For the record, I've never actually used an eReader. (I'm not sure I've even seen one.) I've no plans to try one either. A closed mind and blinkered approach are part and parcel of a staunchly held bias. Yet I've discovered that my stance isn't really about loathing eReaders per se. It's more about loving real books. For me, the experience of reading is not about simply absorbing the author's words. It's also about the romance of the written word on the page, the whisper of the paper between your fingertips. The feel, the sight, the smell of an old-fashioned book easily trumps the perceived convenience of the eReader.

What Joanna says:

For years, I was convinced I would never become one of them. How could I turn my back on my beloved books? With their lovely thick pages and weightiness. Who wants to read from a cold, hard, little calculator, I thought.

And then I went on holiday. Quite a long and far-flung one, where hauling books around simply wasn't an option (shoes take precedence, of course). My father, the early adopter in the family, insisted I take his Kindle. Within a day, I was hooked.

So too was my husband, who kept squabbling with me over it. By the end of our six-week sojourn, we were sporting matching tans and matching eReaders. Bless.

I understand why so many people are anti the eReader but their arguments simply can't trump the endless benefits of the magical new technology.

For years, I've struggled to manhandle books in bed. Yes, yes, very funny. But truly, anything over 500 pages becomes a maddening brick to handle. You end up fidgeting every ten minutes to try and find that elusive pose that doesn't feel like you're doing weight training for your wrists or leave you with a permanent crick in your neck.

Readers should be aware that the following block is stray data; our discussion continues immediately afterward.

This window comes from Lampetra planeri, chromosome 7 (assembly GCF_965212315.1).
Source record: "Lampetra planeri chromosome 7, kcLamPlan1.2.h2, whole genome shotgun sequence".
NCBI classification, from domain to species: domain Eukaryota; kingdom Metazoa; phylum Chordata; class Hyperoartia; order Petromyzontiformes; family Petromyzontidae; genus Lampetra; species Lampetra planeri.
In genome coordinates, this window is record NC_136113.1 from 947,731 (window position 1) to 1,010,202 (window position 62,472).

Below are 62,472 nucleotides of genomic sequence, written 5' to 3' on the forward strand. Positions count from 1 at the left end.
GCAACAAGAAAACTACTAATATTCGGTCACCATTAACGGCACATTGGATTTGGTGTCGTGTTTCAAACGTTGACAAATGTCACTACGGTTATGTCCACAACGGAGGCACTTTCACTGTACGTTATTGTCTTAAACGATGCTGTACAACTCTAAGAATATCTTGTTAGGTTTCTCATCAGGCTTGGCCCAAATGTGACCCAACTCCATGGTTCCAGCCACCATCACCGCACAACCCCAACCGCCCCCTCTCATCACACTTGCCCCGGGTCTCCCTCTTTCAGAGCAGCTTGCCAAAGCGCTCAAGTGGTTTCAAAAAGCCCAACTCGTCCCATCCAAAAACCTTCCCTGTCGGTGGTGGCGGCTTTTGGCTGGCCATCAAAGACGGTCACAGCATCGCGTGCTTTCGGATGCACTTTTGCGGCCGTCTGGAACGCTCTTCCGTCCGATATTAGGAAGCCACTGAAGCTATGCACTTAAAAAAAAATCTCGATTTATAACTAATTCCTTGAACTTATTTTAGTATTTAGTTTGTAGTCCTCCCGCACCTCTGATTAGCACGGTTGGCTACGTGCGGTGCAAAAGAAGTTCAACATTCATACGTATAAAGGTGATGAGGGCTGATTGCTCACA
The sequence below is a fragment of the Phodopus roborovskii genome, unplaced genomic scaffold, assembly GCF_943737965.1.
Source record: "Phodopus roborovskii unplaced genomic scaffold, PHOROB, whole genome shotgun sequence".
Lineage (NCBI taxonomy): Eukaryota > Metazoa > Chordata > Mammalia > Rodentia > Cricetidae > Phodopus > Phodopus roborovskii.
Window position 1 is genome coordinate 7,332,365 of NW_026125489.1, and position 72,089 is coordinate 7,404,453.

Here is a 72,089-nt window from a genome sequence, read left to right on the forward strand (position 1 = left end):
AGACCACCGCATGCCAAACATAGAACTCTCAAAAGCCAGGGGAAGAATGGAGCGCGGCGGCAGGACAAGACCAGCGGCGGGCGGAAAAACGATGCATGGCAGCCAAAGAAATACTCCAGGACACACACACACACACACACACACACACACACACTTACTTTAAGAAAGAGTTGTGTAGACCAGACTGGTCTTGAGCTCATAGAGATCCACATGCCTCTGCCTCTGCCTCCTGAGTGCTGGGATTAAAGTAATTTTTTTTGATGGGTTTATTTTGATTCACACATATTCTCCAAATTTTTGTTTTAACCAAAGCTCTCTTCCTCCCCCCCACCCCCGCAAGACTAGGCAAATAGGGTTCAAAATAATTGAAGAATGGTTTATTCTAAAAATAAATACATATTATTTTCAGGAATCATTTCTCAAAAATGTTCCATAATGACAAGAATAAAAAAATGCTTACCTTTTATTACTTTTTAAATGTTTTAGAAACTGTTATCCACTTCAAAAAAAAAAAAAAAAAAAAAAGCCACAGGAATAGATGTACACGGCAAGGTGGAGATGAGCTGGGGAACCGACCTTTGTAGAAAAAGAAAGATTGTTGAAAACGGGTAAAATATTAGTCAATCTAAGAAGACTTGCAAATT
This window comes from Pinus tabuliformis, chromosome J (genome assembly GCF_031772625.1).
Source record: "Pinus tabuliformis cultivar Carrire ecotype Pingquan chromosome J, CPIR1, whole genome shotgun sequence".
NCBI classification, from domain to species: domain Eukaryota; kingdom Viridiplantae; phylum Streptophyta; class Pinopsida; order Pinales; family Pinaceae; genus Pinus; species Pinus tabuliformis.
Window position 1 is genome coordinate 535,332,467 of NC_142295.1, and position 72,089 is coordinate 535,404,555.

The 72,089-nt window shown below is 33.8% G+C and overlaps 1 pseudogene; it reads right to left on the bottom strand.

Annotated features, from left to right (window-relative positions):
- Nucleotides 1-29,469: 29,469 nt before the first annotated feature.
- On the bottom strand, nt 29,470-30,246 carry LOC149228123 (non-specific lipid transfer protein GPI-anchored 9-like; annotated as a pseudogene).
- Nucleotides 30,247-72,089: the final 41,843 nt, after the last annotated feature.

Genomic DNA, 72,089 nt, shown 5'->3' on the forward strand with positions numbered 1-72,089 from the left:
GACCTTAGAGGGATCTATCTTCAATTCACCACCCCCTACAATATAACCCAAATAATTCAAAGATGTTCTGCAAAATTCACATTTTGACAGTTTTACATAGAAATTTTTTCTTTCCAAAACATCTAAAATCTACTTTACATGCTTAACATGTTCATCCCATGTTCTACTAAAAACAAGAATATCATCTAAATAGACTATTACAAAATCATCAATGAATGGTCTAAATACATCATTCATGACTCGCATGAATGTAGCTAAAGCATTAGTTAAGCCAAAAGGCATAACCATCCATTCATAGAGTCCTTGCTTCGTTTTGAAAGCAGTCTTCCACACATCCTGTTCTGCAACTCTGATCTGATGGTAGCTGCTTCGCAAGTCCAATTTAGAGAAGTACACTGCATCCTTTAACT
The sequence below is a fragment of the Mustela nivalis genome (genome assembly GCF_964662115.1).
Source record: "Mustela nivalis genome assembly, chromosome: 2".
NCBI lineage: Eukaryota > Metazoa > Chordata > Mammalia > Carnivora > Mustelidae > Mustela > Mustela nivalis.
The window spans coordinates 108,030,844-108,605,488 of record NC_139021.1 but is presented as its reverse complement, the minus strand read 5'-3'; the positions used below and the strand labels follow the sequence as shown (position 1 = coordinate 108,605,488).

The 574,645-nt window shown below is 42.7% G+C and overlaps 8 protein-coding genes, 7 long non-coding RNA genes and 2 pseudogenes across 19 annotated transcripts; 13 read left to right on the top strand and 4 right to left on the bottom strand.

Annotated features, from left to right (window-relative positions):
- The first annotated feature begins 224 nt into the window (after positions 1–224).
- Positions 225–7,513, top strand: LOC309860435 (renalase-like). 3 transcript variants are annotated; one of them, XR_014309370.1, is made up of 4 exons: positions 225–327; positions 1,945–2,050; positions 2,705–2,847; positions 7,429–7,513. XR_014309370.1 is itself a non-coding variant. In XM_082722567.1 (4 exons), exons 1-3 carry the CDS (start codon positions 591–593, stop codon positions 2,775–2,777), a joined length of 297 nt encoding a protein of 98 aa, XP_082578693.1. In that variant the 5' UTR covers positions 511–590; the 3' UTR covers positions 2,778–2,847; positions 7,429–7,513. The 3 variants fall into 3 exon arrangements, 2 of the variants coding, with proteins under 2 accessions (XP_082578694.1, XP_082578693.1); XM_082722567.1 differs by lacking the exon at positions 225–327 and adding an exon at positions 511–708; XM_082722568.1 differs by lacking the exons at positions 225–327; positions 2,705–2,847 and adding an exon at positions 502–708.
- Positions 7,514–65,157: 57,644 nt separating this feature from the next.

My eReader is so light you can hold it with one hand. And in winter, when it's too cold to leave any flesh exposed, you can read under the covers, thanks to the self-lit display. (Plus, it's like being in a fort. Bonus!)

EReaders aren't just a Godsend when travelling. Day-to-day, they're more convenient. Before I converted to the e-side, I never carried a book in my handbag. Why would I haul something around that I may not use that day? But with an e-reader, it's always there, on hand should I miss the train or be left waiting for one of my terribly fickle friends to turn up.

I also find I read more now that I'm on Kindle. Both in quantity and variety. When you start purchasing electronic books through Amazon, it makes personal recommendations for other books you might like. You can see what other people are buying and what they thought of the purchase.

I've discovered new authors and books that I never would have found staring at the shelves of Whitcoulls for an hour.

I'm also a terrible person (we could end that sentence there...) when it comes to judging a book by its cover. But with Kindle, the cover is an afterthought; a tiny icon to the left of the screen. The blurb, reviews and recommendations are what really drive your choice. And the price. I can buy three e-books on my Kindle for the price of one new release paperback.

Of course, there are still some places I wouldn't take my Kindle. I can't trust myself to read it in the bath, for instance. Or the beach. But then, I wouldn't take a good book there either. There are few things in life more annoying than opening a book in bed, to find half the beach trapped between the pages slowly trickling over you.

But for the beach, or bath, or lying by the pool drinking frozen mojitos, there are trashy mags. For everything else, there's Kindle.